[19] and Aliaga et al. [20]. Newman [21] presented the

first finite element model based on the crack closure

concept. The simplest model is the one proposed by

Schijve [2], who assumed that the crack-opening stress

remains constant during each flight in a flight-by-flight

sequence. The other models developed empirical

equations to account for retardation and acceleration,

similar to the yield-zone models.

RETARDATION PHENOMENON

Corbly & Packman describe [22] some aspects of

the retardation phenomenon. Despite the recent large

increase in research into retardation effects in crack

propagation there are many aspects of load interaction

phenomena that lack adequate explanations. Aspects of

the retardation phenomena that are generally agreed

upon are presented below.

1. Retardation increases with an increase in the values

of the peak load

peak

for given values of lower stress

levels [23,24].

2. The number of cycles at the lower stress level

required to return to the non-retarded crack growth rate

is a function of K

peak

, K

lower

, R

peak

,, R

lower

and number

of peak cycles [25].

3. If the ratio of the peak stress to lower stress intensity

factors is greater than l.5 complete arrest at the lower

stress intensity range is observed. Tests were not

continued long enough to see if the crack ever

propagated again [25].

10. Negative peak loads can cause an up to 50 per cent

increase in fatigue crack propagation with R = - 1 [28].

11.Low-high sequences do not affect in crack

propagation at the higher load level [30].

12. Low-high sequences cause an initial acceleration of

crack propagation at the higher stress level which rapidly

stabilizes [31].

The major links between fatigue and fracture

mechanics were pointed out by Christensen [32] and

Elber [33]. The crack closure concept put crack

propagation theories on a firm foundation and allowed

the development of practical life prediction methods for

constant and variable amplitude loading, such as that

experienced by modern commercial aircraft.

Numerical analysis using finite elements has

played a major role in the stress analysis of crack

problems. Swedlow [34] was one of the first to use the

finite element method to study the elastic-plastic stress

field around a crack. The discovery of crack closure

mechanisms, such as plasticity, roughness, oxide,

corrosion, and fretting product debris, and the use of the

effective stress intensity factor range, has provided an

engineering tool to predict small and large crack growth

rate behavior under service loading conditions.

Ricardo et al. [35] presented an example of

small scale yielding under constant amplitude loading. A

compact tension specimen was modeled using a

commercial finite element code, ANSYS, version 6.0

[36]. Half of the specimen was modeled and symmetry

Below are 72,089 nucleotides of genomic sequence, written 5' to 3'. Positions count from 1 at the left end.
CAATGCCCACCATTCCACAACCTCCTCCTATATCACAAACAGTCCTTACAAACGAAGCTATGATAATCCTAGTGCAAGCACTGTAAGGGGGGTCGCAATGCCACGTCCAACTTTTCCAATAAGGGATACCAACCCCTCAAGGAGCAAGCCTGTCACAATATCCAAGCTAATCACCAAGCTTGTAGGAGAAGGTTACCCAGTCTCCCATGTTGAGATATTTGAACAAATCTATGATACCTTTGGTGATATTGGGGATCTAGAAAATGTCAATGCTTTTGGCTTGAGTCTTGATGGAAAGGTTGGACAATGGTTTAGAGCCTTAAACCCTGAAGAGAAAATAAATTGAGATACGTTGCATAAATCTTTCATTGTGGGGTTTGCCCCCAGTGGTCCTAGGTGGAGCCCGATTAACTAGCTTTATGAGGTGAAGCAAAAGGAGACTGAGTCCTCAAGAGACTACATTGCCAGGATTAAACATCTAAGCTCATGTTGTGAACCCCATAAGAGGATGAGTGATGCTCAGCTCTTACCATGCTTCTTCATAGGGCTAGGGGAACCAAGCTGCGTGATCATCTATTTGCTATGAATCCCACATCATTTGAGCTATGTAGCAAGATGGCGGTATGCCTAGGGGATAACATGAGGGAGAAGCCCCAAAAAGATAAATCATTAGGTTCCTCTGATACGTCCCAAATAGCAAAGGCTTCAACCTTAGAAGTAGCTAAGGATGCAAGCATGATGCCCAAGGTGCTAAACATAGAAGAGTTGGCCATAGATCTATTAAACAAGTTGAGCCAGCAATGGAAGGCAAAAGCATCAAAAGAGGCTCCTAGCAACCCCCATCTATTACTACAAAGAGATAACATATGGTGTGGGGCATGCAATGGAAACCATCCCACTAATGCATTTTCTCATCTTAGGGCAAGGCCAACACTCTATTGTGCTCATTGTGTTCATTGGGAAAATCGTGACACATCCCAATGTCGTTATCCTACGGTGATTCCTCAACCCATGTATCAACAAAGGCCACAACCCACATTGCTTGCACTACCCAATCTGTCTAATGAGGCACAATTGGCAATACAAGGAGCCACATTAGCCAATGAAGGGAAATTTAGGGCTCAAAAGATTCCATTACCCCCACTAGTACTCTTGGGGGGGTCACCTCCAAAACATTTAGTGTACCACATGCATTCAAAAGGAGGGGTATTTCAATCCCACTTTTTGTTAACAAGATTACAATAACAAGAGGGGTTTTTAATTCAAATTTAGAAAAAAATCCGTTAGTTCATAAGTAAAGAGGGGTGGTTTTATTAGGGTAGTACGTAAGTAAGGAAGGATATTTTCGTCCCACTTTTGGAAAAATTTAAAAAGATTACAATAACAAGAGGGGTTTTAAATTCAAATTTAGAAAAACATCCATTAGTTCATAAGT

conditions applied. Figure 4 shows the compact tension

specimen from ASTM 647-E95a [37], and

Figure 2 shows the model used in this work.

4. For a given ratio of peak stress intensity to secondary

stress, intensity the number of cycles required to return

to non-retarded growth rates decreases with an

increased time at zero load before cycling at the lower

level [25].

5. The percentage delay due to a given a percent

overload increase with an increase in the baseline

stress intensity factor [26].

6. Significant second order effects have been noticed in

decreasing staircase sequences. In a decreasing three

step sequence, the delay increases with an increase in

the value of initial stress in the sequence [26].

7. For a three step decreasing sequence, the delay

increases with an increased intermediate step stress

(the initial step remains constant) [27].

8. Delay is decreased if compression is applied

immediately after a tensile overload [28].

9 Underloads do not substantially influence crack growth

rates at secondary stress levels if R > 0 for the lower

stress [29].

Figure 2 - FEM Model of the CT

Their analysis showed that it was possible to simulate

crack propagation and obtain values such as opening

and closure stress intensity factors by the finite element

method. The correlation of their analysis with

experimental results was good until a value of

a/W = 0.40 was reached, after which point the

experimental plastic zone increased more rapidly than

the calculated plastic zone, and the trends diverged.

Skorupa [38] found that for simple load histories

containing combinations of overload and underload

cycles, an underload applied immediately after an

overload reduced the post-overload retardation more

significantly than an underload that immediately

preceded the overload.

Suresh [39] provided an extensive review of small

cracks. A small crack has little length behind its tip, so

that the interference between the crack faces that

constitutes closure is lessened. One effect of this

reduced closure is that crack growth rates are increased,

in the low-growth-rate, threshold region. However, a

review of the extensive literature on this topic is beyond

the scope of the present review.

Fatigue crack closure and growth behavior under

random loading have been investigated by Youb and

Song [40] using a side-grooved CCT specimen of 2024-

T351 aluminum alloy. They discuss the effects of load

spectrum and history length on crack closure and crack

growth behavior in detail. Random loading tests were

performed using narrow and wide band random load

histories of various history lengths ranging from 500

cycles to 2000 cycles. The conclusions they came to are

summarized as follows:

1. The crack opening load is nearly constant during a

random loading block histories of lengths ranging from

500 cycles to 2000 cycles, and is predominantly a

function of the largest load cycle in the random load